Atonement of Blood (Book Acquired, Sometime in Early July, 2014)


Atonement of Blood is historical mystery fiction by Peter Tremayne. Publisher’s blurb:

Winter, 670 AD. King Colgú has invited the leading nobles and chieftains of his kingdom to a feast day. Fidelma and her companion Eadulf are finally home for an extended stay, and have promised their son, Alchú, that they’ll be able to spend some time together after months of being on the road, investigating crimes. Fidelma and Eadulf are enjoying the feast when it is interrupted by the entrance of a religieux, who claims he has an important message for the King. He approaches the throne and shouts ‘Remember Liamuin!’ and then stabs King Colgú. The assassin is slain, but does enough damage to take out Colgú’s bodyguard, and to put the king himself on the verge of death.

As King Colgú lies in recovery, Fidelma, Eadulf, and bodyguard Gormán are tasked with discovering who is behind the assassination attempt, and who Liamuin is. They must journey into the territory of their arch-enemies, the Uí Fidgente, to uncover the secrets in the Abbey of Mungairit, and then venture into the threatening mountain territory ruled by a godless tyrant. Danger and violence are their constant companions until the final devastating revelation.

Enemies at Home (Book Acquired, Some Time in Late June, 2014)


Enemies at Home is new historical fiction by Lindsey Davis. Blurb from her site:

The second Albia novel will be published by Hodder and Stoughton and St Martin’s Press in 2014

PLOT SUMMARY: Albia novel 2

Every slave is an enemy, said Seneca

When a newly-married couple are violently robbed and murdered in their apartment, the vigiles take the easy way out and accuse their household slaves. The slaves seek refuge in the Temple of Ceres, a more reluctant haven of liberty than tradition claims. Albia’s new friend Manlius Faustus is tasked with persuading the runaways to leave. He hires Albia to help him work out what really happened…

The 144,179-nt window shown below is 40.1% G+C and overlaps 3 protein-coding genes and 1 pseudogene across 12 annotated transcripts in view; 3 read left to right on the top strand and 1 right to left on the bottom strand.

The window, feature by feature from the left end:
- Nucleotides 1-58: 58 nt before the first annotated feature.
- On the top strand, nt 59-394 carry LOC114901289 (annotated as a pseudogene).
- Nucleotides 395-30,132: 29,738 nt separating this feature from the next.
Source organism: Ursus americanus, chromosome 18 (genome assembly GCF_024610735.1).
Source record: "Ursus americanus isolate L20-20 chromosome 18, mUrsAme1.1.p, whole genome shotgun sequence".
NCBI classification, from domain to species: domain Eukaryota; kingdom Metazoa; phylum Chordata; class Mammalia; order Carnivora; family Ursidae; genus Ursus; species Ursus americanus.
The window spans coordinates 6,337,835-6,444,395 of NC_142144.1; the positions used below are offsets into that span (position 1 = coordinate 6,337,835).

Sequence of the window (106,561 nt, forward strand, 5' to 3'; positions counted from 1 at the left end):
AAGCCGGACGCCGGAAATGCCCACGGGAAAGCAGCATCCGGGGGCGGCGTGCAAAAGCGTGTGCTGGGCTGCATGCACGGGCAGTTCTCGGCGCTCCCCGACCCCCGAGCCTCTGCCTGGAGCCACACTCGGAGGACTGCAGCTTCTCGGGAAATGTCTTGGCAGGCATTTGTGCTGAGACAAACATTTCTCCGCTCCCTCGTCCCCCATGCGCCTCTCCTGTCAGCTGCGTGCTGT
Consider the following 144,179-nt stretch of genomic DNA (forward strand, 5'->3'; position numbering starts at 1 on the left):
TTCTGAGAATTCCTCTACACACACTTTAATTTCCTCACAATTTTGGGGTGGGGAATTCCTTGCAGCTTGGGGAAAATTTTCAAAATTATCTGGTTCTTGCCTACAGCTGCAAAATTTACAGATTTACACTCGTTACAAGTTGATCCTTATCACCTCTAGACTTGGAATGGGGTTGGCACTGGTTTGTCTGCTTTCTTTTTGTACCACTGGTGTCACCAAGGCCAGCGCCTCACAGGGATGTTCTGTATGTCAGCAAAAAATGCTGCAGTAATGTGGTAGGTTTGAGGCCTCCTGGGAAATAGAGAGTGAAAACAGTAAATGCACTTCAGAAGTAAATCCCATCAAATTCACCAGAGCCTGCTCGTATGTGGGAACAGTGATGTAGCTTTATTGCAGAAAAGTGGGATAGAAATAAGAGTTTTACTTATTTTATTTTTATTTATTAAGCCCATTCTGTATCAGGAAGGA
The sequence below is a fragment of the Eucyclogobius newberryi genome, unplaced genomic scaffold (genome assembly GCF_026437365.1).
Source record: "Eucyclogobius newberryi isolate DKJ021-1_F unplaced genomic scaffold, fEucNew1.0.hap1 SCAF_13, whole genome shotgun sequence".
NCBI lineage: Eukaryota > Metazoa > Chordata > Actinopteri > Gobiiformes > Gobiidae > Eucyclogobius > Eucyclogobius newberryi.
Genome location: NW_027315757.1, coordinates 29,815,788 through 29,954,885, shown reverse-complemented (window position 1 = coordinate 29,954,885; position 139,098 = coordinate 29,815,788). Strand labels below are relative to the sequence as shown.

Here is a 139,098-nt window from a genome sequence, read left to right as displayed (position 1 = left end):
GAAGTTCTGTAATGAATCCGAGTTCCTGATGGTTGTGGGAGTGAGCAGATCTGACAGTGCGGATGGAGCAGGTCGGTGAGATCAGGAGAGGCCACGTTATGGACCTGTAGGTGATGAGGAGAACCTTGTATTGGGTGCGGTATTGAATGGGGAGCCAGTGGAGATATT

Books Acquired (Second Week of June, 2014)


Two historicalish fictions.

First, Merivel: A Man of His Time by Rose Tremain, which is new in trade paperback; the hardback received good reviews last year. Pub’s blurb:

The wonderful new historical novel set in seventeenth-century England from Rose Tremain, author of Restoration (shortlisted for the Booker Prize), The Road Home (winner of the Orange Prize) and Trespass (a Richard & Judy pick). Merivel has been called ‘wonderfully entertaining’ (Guardian Books of the Year) and ‘an unadulterated delight’ (Independent) and has been shortlisted for the Walter Scott Prize for Historical Fiction.

The gaudy years of the Restoration are long gone and Robert Merivel, physician and courtier to King Charles II, sets off for the French court in search of a fresh start. But royal life at the Palace of Versailles – all glitter in front and squalor behind – leaves him in despair, until a chance encounter with the seductive Madame de Flamanville, allows him to dream of a different future.